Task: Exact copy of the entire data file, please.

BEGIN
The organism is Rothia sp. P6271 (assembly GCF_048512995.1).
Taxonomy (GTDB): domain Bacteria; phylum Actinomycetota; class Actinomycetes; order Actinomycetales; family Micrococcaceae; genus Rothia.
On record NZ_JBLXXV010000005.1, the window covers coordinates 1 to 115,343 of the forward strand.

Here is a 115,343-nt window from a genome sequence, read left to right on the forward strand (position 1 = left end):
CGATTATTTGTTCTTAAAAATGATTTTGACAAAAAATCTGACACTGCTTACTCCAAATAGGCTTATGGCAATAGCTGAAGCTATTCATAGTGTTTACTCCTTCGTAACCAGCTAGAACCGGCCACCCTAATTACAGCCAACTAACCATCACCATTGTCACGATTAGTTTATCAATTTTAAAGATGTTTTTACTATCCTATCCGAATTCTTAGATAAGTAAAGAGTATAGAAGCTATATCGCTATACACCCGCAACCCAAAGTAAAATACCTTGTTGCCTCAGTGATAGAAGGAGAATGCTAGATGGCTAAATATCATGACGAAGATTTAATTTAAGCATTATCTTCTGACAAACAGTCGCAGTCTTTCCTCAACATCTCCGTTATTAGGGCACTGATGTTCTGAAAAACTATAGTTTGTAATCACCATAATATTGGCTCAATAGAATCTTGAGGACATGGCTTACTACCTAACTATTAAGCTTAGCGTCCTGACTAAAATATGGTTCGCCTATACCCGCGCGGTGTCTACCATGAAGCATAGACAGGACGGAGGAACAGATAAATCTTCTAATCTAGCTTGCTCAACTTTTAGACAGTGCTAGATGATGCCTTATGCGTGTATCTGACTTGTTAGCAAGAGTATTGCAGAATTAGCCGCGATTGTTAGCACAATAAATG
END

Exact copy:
The organism is Rothia sp. P6271 (assembly GCF_048512995.1).
Taxonomy (GTDB): domain Bacteria; phylum Actinomycetota; class Actinomycetes; order Actinomycetales; family Micrococcaceae; genus Rothia.
On record NZ_JBLXXV010000005.1, the window covers coordinates 1 to 115,343 of the forward strand.

Here is a 115,343-nt window from a genome sequence, read left to right on the forward strand (position 1 = left end):
CGATTATTTGTTCTTAAAAATGATTTTGACAAAAAATCTGACACTGCTTACTCCAAATAGGCTTATGGCAATAGCTGAAGCTATTCATAGTGTTTACTCCTTCGTAACCAGCTAGAACCGGCCACCCTAATTACAGCCAACTAACCATCACCATTGTCACGATTAGTTTATCAATTTTAAAGATGTTTTTACTATCCTATCCGAATTCTTAGATAAGTAAAGAGTATAGAAGCTATATCGCTATACACCCGCAACCCAAAGTAAAATACCTTGTTGCCTCAGTGATAGAAGGAGAATGCTAGATGGCTAAATATCATGACGAAGATTTAATTTAAGCATTATCTTCTGACAAACAGTCGCAGTCTTTCCTCAACATCTCCGTTATTAGGGCACTGATGTTCTGAAAAACTATAGTTTGTAATCACCATAATATTGGCTCAATAGAATCTTGAGGACATGGCTTACTACCTAACTATTAAGCTTAGCGTCCTGACTAAAATATGGTTCGCCTATACCCGCGCGGTGTCTACCATGAAGCATAGACAGGACGGAGGAACAGATAAATCTTCTAATCTAGCTTGCTCAACTTTTAGACAGTGCTAGATGATGCCTTATGCGTGTATCTGACTTGTTAGCAAGAGTATTGCAGAATTAGCCGCGATTGTTAGCACAATAAATG